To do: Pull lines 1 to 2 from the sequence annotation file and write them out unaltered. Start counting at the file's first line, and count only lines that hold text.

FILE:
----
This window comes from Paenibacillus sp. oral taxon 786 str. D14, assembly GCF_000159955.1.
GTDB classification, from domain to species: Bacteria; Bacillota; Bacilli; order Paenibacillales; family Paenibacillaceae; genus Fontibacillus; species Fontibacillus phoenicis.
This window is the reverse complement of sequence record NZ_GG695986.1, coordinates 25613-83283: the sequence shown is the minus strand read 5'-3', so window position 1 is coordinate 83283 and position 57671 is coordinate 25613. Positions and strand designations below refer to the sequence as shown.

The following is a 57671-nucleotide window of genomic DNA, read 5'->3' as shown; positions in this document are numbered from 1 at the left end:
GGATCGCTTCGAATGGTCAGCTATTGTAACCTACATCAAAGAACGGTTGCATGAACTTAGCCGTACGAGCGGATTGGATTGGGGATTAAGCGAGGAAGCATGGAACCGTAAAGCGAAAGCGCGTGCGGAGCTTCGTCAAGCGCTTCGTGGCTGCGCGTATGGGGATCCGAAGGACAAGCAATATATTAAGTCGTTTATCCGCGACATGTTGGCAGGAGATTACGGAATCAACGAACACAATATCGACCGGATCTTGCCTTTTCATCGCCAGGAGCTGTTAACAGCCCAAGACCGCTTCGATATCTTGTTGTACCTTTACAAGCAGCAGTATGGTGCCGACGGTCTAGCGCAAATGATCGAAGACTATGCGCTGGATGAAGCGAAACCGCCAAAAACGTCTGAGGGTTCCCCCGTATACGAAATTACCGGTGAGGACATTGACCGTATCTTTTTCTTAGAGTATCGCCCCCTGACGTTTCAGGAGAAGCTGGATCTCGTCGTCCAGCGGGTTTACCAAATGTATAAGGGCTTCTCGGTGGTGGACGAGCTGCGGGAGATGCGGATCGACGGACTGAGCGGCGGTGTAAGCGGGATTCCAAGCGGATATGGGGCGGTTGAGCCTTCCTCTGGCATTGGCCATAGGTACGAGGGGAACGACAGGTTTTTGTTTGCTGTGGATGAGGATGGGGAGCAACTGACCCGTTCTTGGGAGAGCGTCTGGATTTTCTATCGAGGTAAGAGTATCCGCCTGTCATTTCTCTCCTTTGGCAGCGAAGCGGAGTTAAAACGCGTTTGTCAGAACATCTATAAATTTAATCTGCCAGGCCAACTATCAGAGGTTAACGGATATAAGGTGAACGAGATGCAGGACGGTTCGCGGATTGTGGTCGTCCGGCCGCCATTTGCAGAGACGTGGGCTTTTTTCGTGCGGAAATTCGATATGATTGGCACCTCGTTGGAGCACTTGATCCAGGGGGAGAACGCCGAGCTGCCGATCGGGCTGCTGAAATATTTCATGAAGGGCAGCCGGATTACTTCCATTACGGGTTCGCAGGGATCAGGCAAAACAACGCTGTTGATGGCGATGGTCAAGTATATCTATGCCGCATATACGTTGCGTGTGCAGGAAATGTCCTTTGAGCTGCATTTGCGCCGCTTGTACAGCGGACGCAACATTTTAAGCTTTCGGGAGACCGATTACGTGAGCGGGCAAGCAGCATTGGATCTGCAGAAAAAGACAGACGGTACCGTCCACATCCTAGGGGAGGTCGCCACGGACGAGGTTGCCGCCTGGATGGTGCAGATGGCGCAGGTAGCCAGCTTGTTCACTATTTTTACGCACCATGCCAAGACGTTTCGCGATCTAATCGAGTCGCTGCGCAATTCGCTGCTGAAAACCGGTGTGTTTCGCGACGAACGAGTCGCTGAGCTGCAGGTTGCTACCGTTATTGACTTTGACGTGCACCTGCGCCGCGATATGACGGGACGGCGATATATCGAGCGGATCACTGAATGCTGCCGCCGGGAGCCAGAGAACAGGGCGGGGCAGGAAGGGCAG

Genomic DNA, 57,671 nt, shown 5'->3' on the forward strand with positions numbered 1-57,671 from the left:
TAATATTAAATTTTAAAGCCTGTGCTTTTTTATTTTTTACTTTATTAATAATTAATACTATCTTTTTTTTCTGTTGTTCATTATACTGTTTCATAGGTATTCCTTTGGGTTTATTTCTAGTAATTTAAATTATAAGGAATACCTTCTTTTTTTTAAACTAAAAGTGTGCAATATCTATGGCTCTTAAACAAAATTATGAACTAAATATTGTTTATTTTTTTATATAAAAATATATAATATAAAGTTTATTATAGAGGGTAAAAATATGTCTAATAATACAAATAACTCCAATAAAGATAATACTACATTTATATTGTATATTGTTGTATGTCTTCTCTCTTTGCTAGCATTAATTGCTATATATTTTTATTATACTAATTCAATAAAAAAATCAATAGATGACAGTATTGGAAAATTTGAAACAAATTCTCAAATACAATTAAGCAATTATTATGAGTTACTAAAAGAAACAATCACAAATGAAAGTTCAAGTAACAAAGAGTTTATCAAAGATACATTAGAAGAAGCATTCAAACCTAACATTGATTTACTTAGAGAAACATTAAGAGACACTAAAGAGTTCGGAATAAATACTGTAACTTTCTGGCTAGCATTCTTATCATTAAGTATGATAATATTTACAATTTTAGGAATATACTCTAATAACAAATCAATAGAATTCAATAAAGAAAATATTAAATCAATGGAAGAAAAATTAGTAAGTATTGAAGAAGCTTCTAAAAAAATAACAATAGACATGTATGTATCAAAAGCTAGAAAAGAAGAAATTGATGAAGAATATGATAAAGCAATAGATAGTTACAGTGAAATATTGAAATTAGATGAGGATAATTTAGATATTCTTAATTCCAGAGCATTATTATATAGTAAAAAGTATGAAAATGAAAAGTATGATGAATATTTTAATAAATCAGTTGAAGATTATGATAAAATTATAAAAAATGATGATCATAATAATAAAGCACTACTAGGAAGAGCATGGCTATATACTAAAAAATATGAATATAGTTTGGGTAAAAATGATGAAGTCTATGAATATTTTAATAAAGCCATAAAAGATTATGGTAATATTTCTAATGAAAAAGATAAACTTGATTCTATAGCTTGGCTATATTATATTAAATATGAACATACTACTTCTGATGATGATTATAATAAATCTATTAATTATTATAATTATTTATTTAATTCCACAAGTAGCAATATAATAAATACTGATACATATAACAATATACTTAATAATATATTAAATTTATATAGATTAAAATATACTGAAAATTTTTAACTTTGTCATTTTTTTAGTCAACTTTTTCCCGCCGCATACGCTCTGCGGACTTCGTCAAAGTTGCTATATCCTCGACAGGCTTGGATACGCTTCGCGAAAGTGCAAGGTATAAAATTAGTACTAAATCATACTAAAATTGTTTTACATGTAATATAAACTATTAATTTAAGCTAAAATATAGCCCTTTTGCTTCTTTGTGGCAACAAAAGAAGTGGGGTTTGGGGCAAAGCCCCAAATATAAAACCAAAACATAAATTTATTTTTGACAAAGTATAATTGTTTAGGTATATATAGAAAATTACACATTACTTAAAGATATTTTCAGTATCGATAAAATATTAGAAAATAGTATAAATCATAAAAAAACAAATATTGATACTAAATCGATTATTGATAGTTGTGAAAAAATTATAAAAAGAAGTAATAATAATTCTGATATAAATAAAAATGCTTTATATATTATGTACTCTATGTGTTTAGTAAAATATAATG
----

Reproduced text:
This window comes from Paenibacillus sp. oral taxon 786 str. D14, assembly GCF_000159955.1.
GTDB classification, from domain to species: Bacteria; Bacillota; Bacilli; order Paenibacillales; family Paenibacillaceae; genus Fontibacillus; species Fontibacillus phoenicis.